Swipe to scroll horizontally
Graphics Card and Chip ClassFPSPercent
MSI R4890 Cyclone SOC max OC (HD 4890 1,024MB)1,750.6114.9
MSI R4890 Cyclone SOC (HD 4890 1,024MB)1,689.6110.9
MSI R4890 Cyclone SOC no OC (HD 4890 1,024MB)1,543.4101.3
Radeon HD 4890 (1,024MB)1,523.6100.0
  • amdgamer666
    Nice article. Ever since the 5770 came out I've been wondering how far someone could push the memory to relieve that bottleneck. Being able to push it to 1430 allows it to be competitive to it's older sibling and makes it enticing (with the 5700 series' extra features of course)
  • Onyx2291
    Damn some of these cards run really well for 1920x1200 which I run at. Could pick up a lower one and run just about anything at a decent speed if I overclock well. Good ol charts :)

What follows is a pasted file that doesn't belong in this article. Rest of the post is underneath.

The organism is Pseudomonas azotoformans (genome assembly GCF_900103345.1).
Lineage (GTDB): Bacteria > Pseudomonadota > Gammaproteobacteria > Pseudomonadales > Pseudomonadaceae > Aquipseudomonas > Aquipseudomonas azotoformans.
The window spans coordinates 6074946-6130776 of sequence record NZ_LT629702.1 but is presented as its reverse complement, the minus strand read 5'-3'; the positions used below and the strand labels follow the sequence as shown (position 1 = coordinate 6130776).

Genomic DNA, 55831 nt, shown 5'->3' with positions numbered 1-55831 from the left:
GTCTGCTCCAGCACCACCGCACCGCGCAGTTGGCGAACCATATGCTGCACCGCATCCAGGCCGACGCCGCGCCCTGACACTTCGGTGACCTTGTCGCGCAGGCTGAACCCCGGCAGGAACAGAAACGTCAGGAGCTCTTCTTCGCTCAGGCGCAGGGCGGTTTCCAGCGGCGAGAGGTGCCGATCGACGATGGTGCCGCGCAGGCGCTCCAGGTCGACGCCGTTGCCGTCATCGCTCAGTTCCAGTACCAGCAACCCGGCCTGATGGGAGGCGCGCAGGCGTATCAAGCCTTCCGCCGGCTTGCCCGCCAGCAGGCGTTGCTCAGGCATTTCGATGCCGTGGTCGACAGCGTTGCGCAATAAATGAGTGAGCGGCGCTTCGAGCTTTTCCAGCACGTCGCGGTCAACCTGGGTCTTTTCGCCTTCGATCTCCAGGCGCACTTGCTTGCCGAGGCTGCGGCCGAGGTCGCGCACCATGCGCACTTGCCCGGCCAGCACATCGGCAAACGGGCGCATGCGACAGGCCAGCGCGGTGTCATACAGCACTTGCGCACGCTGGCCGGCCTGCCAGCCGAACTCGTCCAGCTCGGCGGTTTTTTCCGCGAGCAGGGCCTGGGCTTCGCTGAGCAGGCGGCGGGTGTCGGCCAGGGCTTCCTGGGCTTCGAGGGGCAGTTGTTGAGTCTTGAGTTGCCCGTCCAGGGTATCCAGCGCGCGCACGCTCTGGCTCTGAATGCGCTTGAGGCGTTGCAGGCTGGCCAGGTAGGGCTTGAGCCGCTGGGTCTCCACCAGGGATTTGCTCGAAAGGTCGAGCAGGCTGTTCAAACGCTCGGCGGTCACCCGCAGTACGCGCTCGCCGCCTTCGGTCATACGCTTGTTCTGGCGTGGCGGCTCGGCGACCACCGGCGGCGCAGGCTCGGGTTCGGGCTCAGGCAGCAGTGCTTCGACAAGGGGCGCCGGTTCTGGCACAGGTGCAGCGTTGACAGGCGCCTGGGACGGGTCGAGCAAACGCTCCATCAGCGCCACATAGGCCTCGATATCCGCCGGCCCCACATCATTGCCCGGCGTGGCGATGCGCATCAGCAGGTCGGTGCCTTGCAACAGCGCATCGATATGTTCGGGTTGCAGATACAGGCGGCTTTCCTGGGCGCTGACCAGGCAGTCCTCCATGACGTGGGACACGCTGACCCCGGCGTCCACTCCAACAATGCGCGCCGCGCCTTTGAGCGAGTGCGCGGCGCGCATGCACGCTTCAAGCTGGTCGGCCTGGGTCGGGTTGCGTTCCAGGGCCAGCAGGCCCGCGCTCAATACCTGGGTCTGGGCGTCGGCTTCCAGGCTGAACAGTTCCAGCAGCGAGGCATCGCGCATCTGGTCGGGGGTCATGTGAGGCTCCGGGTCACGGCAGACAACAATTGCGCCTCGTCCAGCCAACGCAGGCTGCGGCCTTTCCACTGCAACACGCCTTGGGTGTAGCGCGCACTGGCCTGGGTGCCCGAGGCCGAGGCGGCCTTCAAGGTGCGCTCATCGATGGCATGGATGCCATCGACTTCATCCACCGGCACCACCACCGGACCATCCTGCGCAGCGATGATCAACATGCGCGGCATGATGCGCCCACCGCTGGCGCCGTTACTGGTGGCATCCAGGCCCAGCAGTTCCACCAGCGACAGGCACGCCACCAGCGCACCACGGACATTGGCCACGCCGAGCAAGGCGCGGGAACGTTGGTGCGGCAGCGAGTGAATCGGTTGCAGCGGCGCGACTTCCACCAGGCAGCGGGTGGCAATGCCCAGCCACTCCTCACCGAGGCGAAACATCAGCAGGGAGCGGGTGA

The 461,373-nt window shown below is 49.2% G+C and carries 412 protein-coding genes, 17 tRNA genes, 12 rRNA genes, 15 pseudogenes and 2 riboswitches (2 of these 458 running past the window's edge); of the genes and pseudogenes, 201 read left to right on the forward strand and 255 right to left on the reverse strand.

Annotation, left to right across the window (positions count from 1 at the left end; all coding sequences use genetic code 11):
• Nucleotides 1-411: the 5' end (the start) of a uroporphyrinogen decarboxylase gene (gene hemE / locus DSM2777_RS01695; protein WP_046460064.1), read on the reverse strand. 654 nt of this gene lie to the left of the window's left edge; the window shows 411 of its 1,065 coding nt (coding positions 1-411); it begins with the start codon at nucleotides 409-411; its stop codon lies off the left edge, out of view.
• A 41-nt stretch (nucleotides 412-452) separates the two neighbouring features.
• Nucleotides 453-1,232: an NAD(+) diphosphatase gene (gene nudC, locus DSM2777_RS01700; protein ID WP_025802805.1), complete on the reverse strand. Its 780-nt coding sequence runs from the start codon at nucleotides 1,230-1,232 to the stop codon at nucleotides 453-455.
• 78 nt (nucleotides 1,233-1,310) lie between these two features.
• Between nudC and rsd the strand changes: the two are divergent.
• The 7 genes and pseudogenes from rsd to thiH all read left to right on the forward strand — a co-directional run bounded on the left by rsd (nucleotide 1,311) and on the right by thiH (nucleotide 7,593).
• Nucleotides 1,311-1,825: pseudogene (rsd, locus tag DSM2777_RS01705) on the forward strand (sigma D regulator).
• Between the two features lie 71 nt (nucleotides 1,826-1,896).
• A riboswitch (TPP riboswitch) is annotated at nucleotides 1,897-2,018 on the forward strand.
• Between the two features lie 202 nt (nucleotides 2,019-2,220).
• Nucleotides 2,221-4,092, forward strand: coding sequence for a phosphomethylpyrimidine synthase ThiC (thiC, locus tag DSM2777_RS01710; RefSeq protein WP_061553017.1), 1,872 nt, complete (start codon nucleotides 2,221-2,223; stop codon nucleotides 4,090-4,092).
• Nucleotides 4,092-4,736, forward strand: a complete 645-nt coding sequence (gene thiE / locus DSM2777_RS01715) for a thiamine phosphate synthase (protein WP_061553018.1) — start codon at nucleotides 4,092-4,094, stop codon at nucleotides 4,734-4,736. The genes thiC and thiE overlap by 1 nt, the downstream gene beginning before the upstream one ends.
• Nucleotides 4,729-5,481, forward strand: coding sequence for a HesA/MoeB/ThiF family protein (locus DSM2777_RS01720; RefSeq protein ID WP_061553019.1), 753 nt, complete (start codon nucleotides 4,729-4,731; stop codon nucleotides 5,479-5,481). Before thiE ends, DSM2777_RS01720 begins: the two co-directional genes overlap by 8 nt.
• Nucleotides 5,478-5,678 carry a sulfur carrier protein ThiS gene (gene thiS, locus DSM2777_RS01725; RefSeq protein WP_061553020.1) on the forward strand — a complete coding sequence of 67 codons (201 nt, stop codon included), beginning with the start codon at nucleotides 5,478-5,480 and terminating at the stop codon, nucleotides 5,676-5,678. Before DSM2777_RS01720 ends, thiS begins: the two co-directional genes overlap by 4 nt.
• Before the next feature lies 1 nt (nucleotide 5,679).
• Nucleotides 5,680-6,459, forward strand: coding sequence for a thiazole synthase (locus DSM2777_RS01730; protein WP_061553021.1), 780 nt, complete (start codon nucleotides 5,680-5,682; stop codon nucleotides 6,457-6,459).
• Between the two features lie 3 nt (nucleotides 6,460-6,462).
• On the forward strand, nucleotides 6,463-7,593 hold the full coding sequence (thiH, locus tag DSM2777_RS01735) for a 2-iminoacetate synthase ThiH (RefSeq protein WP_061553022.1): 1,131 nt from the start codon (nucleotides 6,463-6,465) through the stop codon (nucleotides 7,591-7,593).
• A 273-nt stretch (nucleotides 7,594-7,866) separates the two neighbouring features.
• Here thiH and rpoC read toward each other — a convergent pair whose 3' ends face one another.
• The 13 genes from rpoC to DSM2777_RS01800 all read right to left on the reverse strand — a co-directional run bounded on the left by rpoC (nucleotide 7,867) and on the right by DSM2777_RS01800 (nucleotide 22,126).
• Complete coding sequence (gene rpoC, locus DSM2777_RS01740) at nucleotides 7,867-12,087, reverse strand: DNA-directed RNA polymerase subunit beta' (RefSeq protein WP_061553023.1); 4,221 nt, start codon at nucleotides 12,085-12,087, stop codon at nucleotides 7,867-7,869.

• skora
    If you're trying to get to the next cards performance by OCing, shouldn't the 5850 be benched also? I know the 5770 isn't going to get there because of the memory bandwidth issue, but you missed the mark. One card is compared to its big brother, but the other two aren't.

    I am glad to see the 5770 produce playable frame rates at 1920x1200. Nice game selection also.
  • quantumrand
    I'm really disappointed that they aren't any benchmarks from the 5870 or 5850 series included. Why even bother with tha GTX 295 or 4870x2 and such without the higher 5-series Radeons?

    I mean if I'm considering an ATI card, I'm going to want to compare the 5770 to the 5850 and 5870 just to see if that extra cost may be justified, not to mention the potential of a dual 5770 setup.